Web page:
Prime Minister Jacinda Ardern said on Tuesday that she would never speak his name. In a speech to parliament, she urged the public to follow suit and deny the gunman the infamy he wants.
“I implore you, speak the names of those who were lost, rather than the name of the man who took them,” she added. “He may have sought notoriety but we in New Zealand will give him nothing, not even his name.”
Arden said the media can “play a strong role” in limiting coverage of extreme views such as his.
“Of course, people will want to know what is happening with the trial,” she said. “But I would hope there are ways that it could be covered without adding to the notoriety that this individual seeks.
“But the one thing I can assure you – you won’t hear me speak his name.”
The man accused of the mass shootings has so far been charged with one count of murder, but New Zealand Police Commissioner Mike Bush has said further charges will be brought against him. The man said in a manifesto posted online shortly before the attacks that he intended to survive so that he could continue to spread his ideals, and that he intends to plead not guilty. He has said he plans to represent himself in court, although a judge can order a lawyer to assist him.
There have been calls for the media to refuse to report anything he says during the trial. Paul Thompson, the chief executive of Radio New Zealand, said his station will exercise caution and asked editors at all media outlets to take part in a discussion about covering the case.
“We’re just going to be very careful we don’t become a platform for any kind of extremist agenda,” he said, explaining that the station does not want to inflame the situation or become a party to the accused killer’s agenda.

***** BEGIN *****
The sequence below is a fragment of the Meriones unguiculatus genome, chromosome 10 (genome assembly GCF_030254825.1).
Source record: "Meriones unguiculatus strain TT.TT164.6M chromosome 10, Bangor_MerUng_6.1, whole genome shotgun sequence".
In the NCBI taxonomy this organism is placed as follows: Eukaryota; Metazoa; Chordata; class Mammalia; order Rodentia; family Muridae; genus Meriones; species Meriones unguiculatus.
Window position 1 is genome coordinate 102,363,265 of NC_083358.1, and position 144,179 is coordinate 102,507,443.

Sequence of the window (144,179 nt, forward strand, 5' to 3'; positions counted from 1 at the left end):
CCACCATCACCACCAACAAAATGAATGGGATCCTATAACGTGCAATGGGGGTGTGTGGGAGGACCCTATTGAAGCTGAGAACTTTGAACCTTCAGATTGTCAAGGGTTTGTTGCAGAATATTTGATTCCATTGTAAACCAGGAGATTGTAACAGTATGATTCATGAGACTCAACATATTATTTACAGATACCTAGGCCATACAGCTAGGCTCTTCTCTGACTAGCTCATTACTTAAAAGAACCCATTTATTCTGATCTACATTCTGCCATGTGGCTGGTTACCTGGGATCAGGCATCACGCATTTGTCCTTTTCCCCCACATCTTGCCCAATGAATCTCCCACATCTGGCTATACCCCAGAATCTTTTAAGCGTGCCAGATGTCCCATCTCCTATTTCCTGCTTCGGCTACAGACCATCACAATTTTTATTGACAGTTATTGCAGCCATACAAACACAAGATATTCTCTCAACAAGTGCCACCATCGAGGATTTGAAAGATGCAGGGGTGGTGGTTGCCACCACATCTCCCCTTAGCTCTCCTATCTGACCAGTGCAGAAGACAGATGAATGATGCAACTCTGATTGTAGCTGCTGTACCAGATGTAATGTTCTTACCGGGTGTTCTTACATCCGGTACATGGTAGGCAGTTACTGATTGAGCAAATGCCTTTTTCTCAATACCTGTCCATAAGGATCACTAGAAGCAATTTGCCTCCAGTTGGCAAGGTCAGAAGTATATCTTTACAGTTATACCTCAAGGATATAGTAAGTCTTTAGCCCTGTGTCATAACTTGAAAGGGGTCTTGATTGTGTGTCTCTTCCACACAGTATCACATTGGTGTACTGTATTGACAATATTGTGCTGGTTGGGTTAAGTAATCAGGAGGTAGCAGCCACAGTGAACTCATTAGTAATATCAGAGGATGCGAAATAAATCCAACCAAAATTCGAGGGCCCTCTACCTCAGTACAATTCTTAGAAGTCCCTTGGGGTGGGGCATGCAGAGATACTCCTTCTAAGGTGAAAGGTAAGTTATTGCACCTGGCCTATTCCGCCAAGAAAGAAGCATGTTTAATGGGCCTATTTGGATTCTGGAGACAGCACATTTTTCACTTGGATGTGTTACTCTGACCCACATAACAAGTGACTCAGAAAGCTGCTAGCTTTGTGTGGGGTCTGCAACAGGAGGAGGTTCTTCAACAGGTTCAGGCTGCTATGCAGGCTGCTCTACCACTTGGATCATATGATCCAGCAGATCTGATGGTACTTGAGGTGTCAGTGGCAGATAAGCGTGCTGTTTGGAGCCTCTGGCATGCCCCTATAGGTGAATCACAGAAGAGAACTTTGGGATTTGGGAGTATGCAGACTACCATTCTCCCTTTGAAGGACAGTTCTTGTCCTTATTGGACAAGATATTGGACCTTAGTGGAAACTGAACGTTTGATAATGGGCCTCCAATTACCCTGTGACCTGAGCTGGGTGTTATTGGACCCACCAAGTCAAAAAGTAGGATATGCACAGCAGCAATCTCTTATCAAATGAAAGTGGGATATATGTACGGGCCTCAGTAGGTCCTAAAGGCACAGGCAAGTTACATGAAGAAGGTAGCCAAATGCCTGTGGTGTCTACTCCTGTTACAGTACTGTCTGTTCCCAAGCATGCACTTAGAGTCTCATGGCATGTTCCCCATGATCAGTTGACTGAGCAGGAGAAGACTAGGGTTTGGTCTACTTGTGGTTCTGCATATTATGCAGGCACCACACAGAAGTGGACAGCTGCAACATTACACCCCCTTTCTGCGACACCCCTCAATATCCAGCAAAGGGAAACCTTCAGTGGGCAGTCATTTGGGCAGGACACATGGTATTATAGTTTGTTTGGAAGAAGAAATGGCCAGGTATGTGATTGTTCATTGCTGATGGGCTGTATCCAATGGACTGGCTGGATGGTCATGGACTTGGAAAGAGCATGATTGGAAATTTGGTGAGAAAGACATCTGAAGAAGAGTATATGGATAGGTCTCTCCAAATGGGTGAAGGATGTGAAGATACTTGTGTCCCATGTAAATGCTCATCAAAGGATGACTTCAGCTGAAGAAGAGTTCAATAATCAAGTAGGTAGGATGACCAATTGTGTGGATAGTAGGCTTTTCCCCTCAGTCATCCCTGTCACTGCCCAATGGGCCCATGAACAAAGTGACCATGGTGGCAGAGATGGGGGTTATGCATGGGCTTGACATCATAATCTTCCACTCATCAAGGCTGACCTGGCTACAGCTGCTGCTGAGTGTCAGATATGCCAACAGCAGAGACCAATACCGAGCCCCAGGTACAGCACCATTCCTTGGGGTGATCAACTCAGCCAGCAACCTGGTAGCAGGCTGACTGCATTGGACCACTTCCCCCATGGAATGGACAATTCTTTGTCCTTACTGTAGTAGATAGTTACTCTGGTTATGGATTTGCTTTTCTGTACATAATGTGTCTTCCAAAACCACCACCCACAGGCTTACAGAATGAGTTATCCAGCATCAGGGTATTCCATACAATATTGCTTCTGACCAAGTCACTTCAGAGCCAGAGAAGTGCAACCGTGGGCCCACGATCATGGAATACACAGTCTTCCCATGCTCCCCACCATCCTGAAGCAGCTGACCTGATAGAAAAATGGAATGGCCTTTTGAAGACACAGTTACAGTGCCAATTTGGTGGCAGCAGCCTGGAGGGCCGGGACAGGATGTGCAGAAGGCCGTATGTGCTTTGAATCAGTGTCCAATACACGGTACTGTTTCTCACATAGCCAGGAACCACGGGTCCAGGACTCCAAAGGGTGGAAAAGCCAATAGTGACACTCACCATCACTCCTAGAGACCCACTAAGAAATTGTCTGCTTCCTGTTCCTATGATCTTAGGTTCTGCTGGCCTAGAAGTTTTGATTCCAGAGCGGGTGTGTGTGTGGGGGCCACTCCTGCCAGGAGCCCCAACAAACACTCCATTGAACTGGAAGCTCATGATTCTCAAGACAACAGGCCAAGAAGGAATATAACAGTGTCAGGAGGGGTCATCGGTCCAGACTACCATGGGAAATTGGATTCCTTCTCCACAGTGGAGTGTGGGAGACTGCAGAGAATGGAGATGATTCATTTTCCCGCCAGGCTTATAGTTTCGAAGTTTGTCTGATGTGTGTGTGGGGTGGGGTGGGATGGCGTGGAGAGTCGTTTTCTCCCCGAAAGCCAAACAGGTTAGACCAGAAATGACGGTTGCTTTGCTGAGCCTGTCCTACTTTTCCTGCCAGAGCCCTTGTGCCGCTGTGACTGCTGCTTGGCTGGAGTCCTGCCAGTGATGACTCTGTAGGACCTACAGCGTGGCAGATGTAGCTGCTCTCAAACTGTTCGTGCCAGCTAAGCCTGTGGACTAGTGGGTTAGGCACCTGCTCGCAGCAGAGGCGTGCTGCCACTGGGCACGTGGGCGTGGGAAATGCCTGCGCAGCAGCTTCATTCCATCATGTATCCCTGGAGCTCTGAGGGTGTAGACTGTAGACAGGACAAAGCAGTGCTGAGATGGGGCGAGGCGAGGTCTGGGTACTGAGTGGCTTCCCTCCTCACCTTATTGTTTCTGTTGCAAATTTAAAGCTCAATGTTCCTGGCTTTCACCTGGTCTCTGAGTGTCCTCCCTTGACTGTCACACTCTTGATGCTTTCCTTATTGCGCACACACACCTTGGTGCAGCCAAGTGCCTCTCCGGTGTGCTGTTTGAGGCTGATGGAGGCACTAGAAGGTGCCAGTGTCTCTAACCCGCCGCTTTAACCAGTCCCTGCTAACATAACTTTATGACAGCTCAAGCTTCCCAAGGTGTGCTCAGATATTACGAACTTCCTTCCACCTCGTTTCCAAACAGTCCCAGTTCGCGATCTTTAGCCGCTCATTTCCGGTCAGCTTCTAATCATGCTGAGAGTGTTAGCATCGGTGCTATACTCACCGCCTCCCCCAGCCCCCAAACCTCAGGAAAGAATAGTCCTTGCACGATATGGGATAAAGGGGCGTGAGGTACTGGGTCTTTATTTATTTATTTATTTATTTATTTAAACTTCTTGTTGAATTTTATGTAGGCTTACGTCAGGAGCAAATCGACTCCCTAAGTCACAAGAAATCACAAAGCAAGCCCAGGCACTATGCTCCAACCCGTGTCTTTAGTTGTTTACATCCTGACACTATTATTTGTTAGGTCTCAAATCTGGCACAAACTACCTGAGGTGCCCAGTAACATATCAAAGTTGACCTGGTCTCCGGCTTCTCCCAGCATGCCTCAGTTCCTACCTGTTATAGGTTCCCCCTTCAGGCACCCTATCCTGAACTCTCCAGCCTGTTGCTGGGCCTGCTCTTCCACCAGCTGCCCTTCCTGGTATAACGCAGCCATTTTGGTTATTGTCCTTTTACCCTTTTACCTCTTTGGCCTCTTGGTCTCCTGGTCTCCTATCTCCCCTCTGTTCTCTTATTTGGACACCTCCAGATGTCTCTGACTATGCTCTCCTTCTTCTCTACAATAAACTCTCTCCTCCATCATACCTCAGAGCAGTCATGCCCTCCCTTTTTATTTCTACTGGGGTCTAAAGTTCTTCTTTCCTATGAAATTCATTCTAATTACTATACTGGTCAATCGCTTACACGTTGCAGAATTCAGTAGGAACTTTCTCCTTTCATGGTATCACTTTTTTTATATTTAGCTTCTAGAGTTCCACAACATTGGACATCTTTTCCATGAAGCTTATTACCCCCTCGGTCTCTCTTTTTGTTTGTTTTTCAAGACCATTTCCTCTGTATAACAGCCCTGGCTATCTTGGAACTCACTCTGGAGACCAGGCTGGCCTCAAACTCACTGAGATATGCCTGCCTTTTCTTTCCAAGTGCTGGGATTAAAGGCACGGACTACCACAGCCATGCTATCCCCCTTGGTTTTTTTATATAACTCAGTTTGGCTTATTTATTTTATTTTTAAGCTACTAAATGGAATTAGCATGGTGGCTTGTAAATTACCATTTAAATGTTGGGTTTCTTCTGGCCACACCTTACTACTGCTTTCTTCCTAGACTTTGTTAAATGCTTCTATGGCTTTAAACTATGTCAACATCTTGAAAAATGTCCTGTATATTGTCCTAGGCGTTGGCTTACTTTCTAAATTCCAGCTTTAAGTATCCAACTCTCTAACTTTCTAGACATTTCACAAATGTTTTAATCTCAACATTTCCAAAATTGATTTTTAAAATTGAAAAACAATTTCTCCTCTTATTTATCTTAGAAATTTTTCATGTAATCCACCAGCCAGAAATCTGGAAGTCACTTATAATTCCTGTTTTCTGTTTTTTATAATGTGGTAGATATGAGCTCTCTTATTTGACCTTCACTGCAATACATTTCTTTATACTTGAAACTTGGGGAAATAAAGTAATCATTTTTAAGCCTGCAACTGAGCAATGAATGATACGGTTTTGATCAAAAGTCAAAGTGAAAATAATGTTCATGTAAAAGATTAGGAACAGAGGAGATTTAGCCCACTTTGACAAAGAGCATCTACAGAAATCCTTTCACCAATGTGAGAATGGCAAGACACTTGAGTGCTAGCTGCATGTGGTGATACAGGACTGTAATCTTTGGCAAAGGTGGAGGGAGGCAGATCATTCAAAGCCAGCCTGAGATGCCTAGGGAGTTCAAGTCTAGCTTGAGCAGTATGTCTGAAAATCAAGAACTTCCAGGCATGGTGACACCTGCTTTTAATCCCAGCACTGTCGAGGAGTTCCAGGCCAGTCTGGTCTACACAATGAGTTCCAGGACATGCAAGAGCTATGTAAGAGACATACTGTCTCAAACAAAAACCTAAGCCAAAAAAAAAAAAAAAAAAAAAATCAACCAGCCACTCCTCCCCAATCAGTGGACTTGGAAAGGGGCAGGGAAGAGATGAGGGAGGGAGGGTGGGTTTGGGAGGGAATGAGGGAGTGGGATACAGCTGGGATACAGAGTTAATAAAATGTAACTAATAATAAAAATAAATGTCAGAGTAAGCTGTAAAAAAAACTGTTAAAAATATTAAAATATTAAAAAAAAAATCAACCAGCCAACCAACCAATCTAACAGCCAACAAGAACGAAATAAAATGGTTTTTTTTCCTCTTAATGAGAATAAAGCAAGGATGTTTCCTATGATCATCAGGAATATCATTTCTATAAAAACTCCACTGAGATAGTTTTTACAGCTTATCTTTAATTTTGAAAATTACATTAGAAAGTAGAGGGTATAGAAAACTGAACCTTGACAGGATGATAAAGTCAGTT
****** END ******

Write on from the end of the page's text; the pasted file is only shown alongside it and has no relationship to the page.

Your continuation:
Thompson described the case as “uncharted territory” but said he remains confident that his reporters will do their jobs professionally.
Dr Philip Cass, a senior lecturer in journalism at Auckland’s Unitec Institute of Technology, said the media will have to make “a very fine judgment” about what is reported if the accused killer uses the court as “a forum for the expression of his opinion.” He was wary, however, of calls to completely avoid reporting what is said in court.
“If you do that then we are moving into an area of censorship,” he said, adding that it is the media’s responsibility to provide a record of what is said and done.
Dr Catherine Strong, a journalism lecturer at Massey University, said she is confident that the media in New Zealand media will act responsibly. There is no legal or ethical imperative for journalists to report everything the accused says in court, she pointed out. The country’s media has already shown maturity by not using the name of the accused in headlines and by focusing on covering the shootings from the perspective of the victims, Strong added.

Hal Crawford, the chief news officer at MediaWorks, which owns TV3 and RadioLive in New Zealand, said, "Newshub is open to an industry-wide set of guidelines for reporting on Tarrant's trial, and we are in discussions with other newsrooms. Our aims are to minimise publicity of damaging ideology while reporting the workings of justice objectively." 

The man, who has not yet entered a plea, is due to appear in court again on April 5.